Gradually, after dosages approached uniformity and careful monitoring became routine, lithium in various compounds was recognized as an acceptable treatment for those suffering manic depression, or what is now known as bi-polar disorder.

Lithium gluconate was approved in France in 1961, lithium carbonate in Britain in 1966, lithium acetate in Germany in 1967 and lithium glutamate in Italy in 1969. In 1970, after passing the strict controls and approvals process imposed by the FDA (Food & Drug Administration) the United States became the 50th country to admit lithium to the pharmaceutical marketplace.

** Attribution ** A total of eleven different information sources were consulted for the writing of this article, including the 2016 published book FINDING SANITY which I read cover to cover last year.

** Next week, in our final installment, we take a look at Australian scientist John Cade’s very first lithium patient. Bill Brand has been described as the ‘single most important patient in Australian psychiatric history‘. His story is indeed a fascinating one.

8 thoughts on “The Discovery of Lithium – Part 3

  1. I like how these lithium posts are set up in your organized teacher’s fashion.
    I definitely look forward to hearing about Bill Brand and what went on with him.
    I’m surprised my parents didn’t put ME on lithium when I was growing up–
    talk about melancholia! Maybe it was a normal amount of teenage melancholia–I don’t know–but I like your term “brain gout.”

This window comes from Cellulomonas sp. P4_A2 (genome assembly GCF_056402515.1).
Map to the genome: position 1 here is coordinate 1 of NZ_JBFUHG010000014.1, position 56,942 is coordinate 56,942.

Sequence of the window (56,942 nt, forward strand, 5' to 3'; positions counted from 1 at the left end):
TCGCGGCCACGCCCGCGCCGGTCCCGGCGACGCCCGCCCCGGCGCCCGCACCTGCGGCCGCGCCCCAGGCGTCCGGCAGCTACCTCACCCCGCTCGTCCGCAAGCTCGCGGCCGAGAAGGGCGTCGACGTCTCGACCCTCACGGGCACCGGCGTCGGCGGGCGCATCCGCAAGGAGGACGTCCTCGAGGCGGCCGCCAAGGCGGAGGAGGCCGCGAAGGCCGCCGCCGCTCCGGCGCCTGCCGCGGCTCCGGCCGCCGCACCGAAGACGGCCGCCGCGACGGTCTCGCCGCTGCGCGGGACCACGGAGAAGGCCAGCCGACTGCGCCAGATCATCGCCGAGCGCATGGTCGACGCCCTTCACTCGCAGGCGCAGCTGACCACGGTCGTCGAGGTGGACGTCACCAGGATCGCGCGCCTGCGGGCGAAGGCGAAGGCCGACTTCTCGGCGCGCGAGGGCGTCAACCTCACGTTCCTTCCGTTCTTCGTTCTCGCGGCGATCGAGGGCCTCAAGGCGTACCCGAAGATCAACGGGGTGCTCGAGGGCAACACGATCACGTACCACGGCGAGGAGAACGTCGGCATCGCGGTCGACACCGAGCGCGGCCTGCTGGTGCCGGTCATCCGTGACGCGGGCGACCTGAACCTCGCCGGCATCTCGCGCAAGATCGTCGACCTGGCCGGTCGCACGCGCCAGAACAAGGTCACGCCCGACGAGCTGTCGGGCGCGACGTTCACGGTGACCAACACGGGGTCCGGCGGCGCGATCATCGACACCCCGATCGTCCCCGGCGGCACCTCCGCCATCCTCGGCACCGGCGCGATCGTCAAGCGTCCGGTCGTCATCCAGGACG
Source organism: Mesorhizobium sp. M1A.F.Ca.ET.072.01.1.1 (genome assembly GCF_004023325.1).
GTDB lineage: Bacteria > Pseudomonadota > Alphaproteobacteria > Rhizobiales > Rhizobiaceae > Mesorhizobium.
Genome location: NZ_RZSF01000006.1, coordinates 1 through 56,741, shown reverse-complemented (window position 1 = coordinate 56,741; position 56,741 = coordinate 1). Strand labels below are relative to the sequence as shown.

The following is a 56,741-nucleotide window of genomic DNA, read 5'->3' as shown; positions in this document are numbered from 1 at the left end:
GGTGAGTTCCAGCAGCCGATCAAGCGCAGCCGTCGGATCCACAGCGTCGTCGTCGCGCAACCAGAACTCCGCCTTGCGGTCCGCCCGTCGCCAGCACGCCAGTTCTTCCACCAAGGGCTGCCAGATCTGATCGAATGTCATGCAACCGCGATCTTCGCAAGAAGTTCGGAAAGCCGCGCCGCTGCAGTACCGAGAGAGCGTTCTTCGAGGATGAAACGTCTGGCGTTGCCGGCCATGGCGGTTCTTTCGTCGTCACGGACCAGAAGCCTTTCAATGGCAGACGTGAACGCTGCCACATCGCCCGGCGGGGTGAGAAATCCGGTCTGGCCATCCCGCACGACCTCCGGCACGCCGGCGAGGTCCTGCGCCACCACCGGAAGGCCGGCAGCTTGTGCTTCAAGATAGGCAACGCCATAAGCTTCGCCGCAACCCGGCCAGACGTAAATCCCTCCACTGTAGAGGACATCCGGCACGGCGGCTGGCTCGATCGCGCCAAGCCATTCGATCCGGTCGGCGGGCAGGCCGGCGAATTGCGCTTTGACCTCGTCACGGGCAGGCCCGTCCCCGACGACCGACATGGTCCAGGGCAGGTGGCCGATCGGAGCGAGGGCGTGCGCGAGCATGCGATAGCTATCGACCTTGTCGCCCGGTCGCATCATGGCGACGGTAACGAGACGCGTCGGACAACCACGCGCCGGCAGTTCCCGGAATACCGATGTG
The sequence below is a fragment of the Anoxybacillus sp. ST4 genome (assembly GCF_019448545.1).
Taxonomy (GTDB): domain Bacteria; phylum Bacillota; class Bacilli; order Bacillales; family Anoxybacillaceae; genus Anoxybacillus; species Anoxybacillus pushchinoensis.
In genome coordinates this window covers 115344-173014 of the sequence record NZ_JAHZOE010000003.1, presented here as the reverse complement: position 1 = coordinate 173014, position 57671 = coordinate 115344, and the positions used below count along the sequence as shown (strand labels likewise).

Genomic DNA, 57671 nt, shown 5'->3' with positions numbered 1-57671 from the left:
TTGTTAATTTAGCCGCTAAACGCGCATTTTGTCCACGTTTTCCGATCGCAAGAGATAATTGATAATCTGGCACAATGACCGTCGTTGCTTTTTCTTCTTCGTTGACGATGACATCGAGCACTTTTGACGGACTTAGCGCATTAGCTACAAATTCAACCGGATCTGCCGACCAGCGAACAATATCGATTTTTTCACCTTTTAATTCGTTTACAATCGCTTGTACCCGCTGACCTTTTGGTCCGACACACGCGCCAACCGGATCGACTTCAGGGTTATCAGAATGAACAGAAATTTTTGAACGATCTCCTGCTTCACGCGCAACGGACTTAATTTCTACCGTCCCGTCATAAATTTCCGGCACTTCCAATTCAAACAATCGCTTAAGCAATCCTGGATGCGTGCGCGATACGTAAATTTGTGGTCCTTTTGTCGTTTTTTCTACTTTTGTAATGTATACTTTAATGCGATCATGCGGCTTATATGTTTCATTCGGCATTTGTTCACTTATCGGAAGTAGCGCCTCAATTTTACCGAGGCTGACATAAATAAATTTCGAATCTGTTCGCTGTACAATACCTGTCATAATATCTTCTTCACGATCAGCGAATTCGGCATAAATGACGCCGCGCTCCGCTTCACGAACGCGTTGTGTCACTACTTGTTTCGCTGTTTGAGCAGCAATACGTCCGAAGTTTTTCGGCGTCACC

Do you remember the “brain fog” from Joe and the Volcano? I didn’t peruse your lists to see if you’d seen it.
    And BTW–I greatly resent the picture of the person vacuuming on their roof being in the loony section. I vacuum my roof regularly! Doesn’t everyone? All you need is a REALLY long extension cord and some hiking cleats for your shoes……

    Liked by 1 person

  2. I can’t hide it Stacey can I … the teacher-style thing I mean.

    One of the surest ways to send people of all ages to sleep is to try to educate them. I know that from hard-earned experience. And yet for those of us fascinated by the human animal and what makes people tick, some subjects are inherently interesting. Or they can be made to be. Well, that’s my sometimes-it works-other-times-it-doesn’t writing motto anyway.

    Wait till you hear more about Bill Brand in the next and final installment! As far as interesting in the psychiatric-care sense goes, I reckon he takes the serious money prize.

    And my new favourite word (at least until dinner time) ‘cleats’…

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  3. Any topic CAN be made interesting, depending on the approach. I’ll admit that I had the. most. boring. psych. teacher while I was an undergrad at UCLA. That shouldn’t matter. I should have stayed on top of it, regardless. But it was hard to focus, I didn’t care, I got behind and….ended up with a D! Fast forward a few months. I re-took the class in order to at least get a passing grade. The new teacher was dynamic and interesting and I scored an A very easily. Well…I guess I WAS already familiar with a lot of the information, so that greased the wheels. But I had been aiming for a passing grade and went way beyond my expectations ’cause this new person made the topic come alive.
    Going by your blogs doing the same thing with various topics, I imagine it happens the same way in your classroom, so your students have no idea how lucky they are, lol !!!

    Liked by 1 person

  4. From a ‘D’ to an ‘A’…
    That happens in feel good Hollywood movies set in make-believe schools but in real life I’ve rarely witnessed it. Great to know it can be done.

    As to students in the classroom, my philosophy has always been unless I’m having fun – to at least some degree – chances are they won’t be. Could that be dubbed the ‘flow-on’ effect?

    Not sure but that’s how it’s mostly always worked in the tutti-fruiti Glen-iverse.

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  5. Pingback: The Discovery of Lithium – Part 4 | Scenic Writer's Shack